Long-Range Water Supply Plan FAQs
Why is OWASA updating its Long-Range Water Supply Plan now?
The planning, permitting, and partnerships required to develop new supplies can take decades to develop and secure. Our predecessors did proactive planning decades ago to ensure we have adequate supply today. For example, we acquired the Quarry Reservoir in 1979, obtained our Jordan Lake allocation in 1988, and planned, designed, permitted Cane Creek Reservoir so it could serve as a water supply in 1989. We want to ensure that the community generations from now has adequate water supply to meet its needs.
We are also working with other communities to evaluate the potential to guarantee access to our Jordan Lake allocation. These other communities are beginning to move forward with plans to design a new intake and plant on the west side of Jordan Lake. OWASA will need to make a decision in the near future if and how it would like to participate in this new treatment facility.
Where does our water currently come from?
OWASA has three reservoirs currently. Cane Creek Reservoir is located about nine miles west of Carrboro. When full, Cane Creek Reservoir holds roughly 3 billion gallons. University Lake is located just west of Carrboro and holds roughly 450 million gallons. The Quarry Reservoir is located about three miles west of Carrboro and is in the University Lake watershed; the Quarry Reservoir currently holds roughly 200 million gallons used for emergency storage. OWASA treats roughly seven million gallons of water each day.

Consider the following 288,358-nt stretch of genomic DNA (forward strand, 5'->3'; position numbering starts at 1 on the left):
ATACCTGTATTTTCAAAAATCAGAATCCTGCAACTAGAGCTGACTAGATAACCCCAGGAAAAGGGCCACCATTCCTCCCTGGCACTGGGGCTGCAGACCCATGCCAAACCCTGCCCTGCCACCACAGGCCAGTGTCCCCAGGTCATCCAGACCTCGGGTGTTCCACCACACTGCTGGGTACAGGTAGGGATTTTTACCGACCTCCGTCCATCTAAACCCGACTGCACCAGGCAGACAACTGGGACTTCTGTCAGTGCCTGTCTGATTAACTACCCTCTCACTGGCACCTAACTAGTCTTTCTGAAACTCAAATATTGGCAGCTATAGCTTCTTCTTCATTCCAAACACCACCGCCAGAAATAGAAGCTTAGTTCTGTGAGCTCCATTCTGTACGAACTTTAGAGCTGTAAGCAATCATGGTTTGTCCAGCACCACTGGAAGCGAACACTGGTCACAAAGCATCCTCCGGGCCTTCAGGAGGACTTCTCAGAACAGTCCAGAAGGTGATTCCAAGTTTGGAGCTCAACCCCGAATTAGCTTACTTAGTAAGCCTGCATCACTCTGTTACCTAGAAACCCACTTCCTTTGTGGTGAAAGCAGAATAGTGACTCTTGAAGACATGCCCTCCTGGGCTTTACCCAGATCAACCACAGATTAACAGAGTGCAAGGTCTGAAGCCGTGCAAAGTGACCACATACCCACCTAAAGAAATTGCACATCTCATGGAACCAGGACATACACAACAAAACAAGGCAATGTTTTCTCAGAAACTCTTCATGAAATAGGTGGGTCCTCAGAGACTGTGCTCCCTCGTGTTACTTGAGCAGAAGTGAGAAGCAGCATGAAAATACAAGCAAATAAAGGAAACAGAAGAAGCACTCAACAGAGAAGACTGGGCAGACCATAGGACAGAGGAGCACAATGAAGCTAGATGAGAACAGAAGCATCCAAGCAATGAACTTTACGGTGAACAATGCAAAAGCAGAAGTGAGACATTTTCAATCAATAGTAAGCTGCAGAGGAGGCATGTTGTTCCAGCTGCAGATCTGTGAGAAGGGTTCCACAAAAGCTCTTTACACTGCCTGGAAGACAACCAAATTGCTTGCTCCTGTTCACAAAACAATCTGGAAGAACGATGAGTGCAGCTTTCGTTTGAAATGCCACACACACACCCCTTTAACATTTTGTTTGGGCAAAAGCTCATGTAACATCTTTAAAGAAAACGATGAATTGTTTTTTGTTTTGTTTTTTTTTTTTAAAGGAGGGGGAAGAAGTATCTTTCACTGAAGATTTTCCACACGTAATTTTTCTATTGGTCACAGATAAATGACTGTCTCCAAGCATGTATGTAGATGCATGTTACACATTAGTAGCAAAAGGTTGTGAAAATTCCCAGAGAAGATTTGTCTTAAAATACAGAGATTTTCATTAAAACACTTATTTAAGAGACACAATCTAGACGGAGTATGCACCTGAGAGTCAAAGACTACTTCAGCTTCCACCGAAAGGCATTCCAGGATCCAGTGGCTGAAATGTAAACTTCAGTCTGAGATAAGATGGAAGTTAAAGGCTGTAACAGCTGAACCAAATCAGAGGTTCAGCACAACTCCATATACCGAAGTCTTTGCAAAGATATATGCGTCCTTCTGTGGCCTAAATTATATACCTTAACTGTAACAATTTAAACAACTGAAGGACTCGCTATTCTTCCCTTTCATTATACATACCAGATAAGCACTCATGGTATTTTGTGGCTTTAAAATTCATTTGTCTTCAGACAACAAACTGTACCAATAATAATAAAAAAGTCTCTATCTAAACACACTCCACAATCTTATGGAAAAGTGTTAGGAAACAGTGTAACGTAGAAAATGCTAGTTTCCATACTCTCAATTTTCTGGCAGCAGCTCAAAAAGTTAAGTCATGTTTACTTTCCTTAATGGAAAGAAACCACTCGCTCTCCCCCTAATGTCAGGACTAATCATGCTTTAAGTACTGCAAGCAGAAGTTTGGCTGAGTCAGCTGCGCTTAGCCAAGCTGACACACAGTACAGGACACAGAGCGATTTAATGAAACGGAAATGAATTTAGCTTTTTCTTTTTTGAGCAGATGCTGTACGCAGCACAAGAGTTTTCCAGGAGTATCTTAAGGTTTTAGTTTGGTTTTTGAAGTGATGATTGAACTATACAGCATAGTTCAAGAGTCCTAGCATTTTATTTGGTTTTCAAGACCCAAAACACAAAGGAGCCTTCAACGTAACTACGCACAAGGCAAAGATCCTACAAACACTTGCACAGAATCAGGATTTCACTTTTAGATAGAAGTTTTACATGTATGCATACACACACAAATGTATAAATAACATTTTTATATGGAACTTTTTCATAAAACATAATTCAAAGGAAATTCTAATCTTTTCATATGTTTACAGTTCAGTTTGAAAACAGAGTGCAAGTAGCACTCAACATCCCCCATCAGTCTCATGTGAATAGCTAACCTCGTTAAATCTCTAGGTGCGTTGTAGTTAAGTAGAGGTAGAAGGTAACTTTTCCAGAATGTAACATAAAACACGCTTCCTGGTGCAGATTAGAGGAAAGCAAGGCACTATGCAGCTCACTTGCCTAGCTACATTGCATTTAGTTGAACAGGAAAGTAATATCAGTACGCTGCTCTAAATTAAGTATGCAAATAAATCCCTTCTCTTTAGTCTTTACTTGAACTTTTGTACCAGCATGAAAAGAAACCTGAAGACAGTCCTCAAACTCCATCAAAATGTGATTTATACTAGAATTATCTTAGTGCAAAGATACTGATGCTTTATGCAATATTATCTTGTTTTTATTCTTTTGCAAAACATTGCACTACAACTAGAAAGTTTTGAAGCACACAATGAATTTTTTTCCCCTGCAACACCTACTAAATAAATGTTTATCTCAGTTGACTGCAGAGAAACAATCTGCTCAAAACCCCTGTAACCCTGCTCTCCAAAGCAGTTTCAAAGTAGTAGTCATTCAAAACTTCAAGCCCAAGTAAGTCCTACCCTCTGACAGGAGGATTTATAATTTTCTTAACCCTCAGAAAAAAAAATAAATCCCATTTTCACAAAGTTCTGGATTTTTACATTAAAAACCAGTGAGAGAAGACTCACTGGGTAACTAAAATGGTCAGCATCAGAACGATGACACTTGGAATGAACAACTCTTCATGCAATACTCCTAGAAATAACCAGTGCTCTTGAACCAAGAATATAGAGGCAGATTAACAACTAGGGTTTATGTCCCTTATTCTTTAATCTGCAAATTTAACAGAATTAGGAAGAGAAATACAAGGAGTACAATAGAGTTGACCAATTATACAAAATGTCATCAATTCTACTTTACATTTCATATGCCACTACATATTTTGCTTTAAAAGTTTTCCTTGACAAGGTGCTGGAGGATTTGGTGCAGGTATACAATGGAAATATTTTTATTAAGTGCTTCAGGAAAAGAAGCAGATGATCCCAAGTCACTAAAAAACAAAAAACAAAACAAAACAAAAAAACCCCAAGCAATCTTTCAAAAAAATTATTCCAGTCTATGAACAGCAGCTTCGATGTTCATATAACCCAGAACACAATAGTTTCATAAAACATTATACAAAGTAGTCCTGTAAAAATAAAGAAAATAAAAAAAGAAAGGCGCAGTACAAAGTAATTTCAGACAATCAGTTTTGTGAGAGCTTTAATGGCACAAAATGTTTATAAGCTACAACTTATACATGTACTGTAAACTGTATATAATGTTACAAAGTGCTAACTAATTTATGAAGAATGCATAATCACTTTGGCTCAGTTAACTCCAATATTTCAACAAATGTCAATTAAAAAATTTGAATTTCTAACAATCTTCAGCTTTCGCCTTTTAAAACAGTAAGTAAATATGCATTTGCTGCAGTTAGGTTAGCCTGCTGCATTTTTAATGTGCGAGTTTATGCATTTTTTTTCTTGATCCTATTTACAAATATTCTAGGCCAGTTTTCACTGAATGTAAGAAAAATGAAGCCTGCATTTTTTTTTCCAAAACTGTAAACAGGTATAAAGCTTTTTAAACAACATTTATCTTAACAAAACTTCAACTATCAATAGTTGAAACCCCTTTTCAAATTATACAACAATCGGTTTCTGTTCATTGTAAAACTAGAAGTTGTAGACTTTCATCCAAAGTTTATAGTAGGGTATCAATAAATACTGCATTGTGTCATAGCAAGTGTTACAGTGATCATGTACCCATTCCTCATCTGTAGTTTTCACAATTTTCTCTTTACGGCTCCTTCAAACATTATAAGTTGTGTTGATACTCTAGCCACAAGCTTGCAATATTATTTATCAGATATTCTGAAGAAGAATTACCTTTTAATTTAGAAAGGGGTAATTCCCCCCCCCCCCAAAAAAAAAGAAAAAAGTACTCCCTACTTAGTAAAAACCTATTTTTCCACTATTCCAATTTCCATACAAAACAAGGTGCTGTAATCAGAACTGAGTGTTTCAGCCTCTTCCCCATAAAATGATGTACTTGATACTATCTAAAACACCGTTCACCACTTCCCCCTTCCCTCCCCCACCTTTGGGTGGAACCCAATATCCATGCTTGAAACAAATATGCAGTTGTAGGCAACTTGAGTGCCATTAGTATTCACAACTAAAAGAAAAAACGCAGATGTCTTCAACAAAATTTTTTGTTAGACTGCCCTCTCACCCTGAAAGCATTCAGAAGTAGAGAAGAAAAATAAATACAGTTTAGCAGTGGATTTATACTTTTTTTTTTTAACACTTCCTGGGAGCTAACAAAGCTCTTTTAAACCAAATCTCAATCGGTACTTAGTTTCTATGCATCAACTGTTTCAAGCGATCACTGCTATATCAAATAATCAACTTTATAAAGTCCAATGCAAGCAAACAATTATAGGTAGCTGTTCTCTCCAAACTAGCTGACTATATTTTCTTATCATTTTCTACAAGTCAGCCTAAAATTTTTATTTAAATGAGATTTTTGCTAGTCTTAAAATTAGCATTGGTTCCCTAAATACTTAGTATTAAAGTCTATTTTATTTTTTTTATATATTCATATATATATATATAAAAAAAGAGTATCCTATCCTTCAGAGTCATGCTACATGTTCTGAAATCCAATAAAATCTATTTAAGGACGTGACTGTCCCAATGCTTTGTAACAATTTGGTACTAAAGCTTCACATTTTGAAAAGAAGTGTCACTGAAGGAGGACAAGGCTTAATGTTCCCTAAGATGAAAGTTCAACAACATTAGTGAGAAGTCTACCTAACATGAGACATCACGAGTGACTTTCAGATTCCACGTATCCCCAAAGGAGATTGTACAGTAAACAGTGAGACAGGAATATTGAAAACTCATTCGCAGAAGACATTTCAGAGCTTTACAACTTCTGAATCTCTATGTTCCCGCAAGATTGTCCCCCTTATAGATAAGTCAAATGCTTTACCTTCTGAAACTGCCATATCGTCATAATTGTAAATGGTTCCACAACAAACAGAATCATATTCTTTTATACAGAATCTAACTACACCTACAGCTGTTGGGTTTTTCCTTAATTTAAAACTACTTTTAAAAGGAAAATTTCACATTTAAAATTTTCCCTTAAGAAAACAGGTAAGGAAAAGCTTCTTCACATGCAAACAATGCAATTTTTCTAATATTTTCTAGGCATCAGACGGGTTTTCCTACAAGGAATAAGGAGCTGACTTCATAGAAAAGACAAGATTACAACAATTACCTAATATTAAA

Are the baseline projections going up because of population growth?
Yes, our projections are based off of growth projections capturing both residential and commercial growth forecasts.
How urgent is needed action to increase our water resiliency?
Thanks in large part to the conservation ethic in our community, we have enough water supply under most circumstances for the next 30-40 years. However, we also want to plan for uncertainty in our projections and for factors such as how climate change may impact our water resources. We never know when the next drought will be, how long it will last, and how severe it will be.
I thought the Quarry Reservoir expansion was going to provide enough water for the future. What changed?
We factored the Quarry Reservoir expansion into our current projections. It will certainly add to our water storage, but it will not solve potential problems from prolonged or back-to-back droughts. The Quarry Reservoir is only filled through water pumped from Cane Creek Reservoir, which does not diversify our long-term water supply.
What about water conservation? Can demand management prevent or delay any need for additional water supply?
Our community has made great strides in water conservation, efficiency, and reuse. We identified and evaluated strategies that would take these efforts even further. Unfortunately, none of the strategies held enough water-saving potential to significantly increase the resiliency of our water supply. We will consider cost-effective demand strategies in a complementary water conservation plan.
Can we conserve enough water by retrofitting older buildings with upgraded water-saving fixtures?